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Camaraderie Benefits Cardinals

Tight-knit group helping in win column; Ellington added to injury report


The Cardinals have grown close this season as a team.

As noise in the locker room gets louder, the smile on Bruce Arians' face grows wider.

The first-year coach knew it would be a task to assimilate so many new faces after he was hired in January. He liked what he saw in the team's held-over core, but also realized "when you add a bunch of new players, it's hard to really start caring about each other."

Back then, rookie running back Andre Ellington said, felt different than it does now.

"When I first got here, the guys were a little distant," Ellington said. "Moreso the older guys from the younger guys. I feel like that happened because a lot of the younger guys hadn't proven themselves yet, so the older

guys didn't feel like they had to talk to them."

Lately, though, players and coaches can't stop gushing about the team's chemistry.

On Friday, Arians did an interview from inside the locker room and talked about the decibel level. He had a good feeling about the Colts game two days later because the players were in a jovial mood, laughing and joking with one another.

Then the team went out and played its most complete game of the year, dismantling the Colts, 40-11, to improve to 7-4 and stay in the thick of the NFC wild card race.

It's been a common sight recently, as the team camaraderie has built up in tandem with the four-game winning streak.

"The 53 men that we go to work with every day, we really do care about each other," wide receiver Larry Fitzgerald said. "We're a close-knit group. There are no cliques. We all genuinely want to see each other do well."

Guard Daryn Colledge said developing that camaraderie goes beyond the work day. It's not enough to enjoy each other's company during mandated time periods.

"You need to be the team that has dinner with each other outside the facilities," he said. "You need to know each other's families."

Once that's established, it can buoy the communication and standard of play on the field.

"You can have the best defense in the world," defensive end Darnell Dockett said, "but if none of them are sacrificing for one goal and you aren't close like brothers on the field, the chances of you winning are slim to none."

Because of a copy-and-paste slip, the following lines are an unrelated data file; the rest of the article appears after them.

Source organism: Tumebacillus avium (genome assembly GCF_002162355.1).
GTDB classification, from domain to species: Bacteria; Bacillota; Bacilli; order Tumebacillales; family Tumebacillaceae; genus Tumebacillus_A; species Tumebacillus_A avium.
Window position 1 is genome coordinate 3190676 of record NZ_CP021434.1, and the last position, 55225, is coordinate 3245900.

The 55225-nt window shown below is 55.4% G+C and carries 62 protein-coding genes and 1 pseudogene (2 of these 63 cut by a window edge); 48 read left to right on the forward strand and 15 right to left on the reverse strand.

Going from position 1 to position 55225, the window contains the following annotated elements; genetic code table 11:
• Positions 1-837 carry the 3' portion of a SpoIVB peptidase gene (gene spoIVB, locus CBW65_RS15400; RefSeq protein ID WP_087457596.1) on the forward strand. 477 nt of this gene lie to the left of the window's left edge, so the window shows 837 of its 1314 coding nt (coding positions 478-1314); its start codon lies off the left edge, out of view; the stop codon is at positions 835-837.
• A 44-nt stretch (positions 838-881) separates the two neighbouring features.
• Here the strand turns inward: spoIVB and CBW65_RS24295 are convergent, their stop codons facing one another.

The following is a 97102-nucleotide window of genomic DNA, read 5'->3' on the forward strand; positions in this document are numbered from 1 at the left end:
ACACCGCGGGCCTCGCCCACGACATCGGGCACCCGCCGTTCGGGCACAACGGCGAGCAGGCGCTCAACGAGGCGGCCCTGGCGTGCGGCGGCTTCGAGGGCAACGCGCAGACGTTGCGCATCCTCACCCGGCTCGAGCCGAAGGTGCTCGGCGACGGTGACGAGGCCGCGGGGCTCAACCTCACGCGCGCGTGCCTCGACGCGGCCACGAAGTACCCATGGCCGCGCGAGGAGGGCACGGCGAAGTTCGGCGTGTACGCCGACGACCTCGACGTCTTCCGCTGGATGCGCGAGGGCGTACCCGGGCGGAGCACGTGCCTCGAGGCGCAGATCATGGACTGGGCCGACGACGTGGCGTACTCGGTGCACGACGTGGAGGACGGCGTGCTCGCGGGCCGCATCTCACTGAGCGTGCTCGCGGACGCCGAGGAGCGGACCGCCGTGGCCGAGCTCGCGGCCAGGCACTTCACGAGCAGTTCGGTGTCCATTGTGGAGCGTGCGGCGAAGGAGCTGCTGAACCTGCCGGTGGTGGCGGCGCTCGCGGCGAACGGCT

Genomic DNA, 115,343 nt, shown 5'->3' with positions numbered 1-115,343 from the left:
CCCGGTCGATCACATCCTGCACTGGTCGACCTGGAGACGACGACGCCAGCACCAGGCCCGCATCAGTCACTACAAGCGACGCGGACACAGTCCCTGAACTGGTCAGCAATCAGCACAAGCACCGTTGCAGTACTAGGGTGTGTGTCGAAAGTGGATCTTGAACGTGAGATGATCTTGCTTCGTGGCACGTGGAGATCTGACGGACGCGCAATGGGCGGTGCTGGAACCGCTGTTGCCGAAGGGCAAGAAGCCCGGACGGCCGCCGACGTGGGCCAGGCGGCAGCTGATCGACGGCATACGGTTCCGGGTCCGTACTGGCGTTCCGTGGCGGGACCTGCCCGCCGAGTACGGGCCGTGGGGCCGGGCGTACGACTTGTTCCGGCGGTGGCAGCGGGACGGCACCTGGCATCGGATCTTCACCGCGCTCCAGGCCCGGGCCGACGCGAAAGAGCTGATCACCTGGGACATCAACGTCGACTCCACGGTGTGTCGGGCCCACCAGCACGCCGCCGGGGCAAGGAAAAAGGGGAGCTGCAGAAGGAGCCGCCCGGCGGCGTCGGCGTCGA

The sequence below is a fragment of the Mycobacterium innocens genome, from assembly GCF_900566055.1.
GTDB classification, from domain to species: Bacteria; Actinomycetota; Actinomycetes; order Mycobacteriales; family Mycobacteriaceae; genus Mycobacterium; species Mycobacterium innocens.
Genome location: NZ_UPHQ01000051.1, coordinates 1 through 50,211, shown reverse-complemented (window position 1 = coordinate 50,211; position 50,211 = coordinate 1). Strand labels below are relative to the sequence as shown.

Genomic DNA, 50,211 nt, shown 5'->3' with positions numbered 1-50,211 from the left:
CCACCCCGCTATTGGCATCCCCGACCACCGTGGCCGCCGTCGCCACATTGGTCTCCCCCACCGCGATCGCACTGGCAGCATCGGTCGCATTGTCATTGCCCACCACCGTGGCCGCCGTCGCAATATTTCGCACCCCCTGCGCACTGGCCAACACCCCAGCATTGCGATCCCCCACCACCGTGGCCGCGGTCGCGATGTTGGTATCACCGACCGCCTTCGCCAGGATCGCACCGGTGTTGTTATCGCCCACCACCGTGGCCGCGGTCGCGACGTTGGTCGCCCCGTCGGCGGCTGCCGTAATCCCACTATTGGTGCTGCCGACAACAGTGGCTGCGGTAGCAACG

While the top players tend to set the standard in the locker room, chemistry can be easily affected by malcontents. Only 11 players start on each side of the ball and there are only so many snaps to go around.

Every player on the team has been a superstar growing up, and taking a lesser role can be a tough pill to swallow.

It is for cornerback Antoine Cason, the former All-American at the University of Arizona and first-round draft pick of the Chargers.  He's been relegated to primarily special teams work after starting in San Diego, but Cason said the overall goal of winning trumps his individual feelings.

"For me you just say, 'Hey, do what you need to do,'" Cason said. "How willing are you to make plays any way possible? I can go down there (on the coverage units) and make tackles. I can help spring a guy with a block. I'm in the flow now of getting done what I need to get done. I'm excited about every opportunity I get out there."

Said Colledge: "If your role is to play six plays a game, you play those six plays the best damn way you can and you wait for your opportunity."

The team is winning, which makes it much easier for players to get along. Arians, though, believes the camaraderie is at the root of the success. 

"The guys we brought in are great locker room guys and fit in so well with the group that was already here," he said. "They've (all) embraced the rookies and they know how important the rookies are to us, so when you have a team who cares about each other, then you have accountability. When you don't, guys will not be accountable for each other, and that's what it takes to win."


Running back Andre Ellington was added to the injury report as limited Thursday with a knee injury. It is something that bears watching Friday given the importance of Ellington to the offense. Safety Yeremiah Bell (knee) was upgraded to full practice, while wide receiver Michael Floyd (shoulder) and safety Rashad Johnson (ribs) remained limited.

For the Eagles, only safety Earl Wolff (knee) remained as a DNP, and no player was limited.

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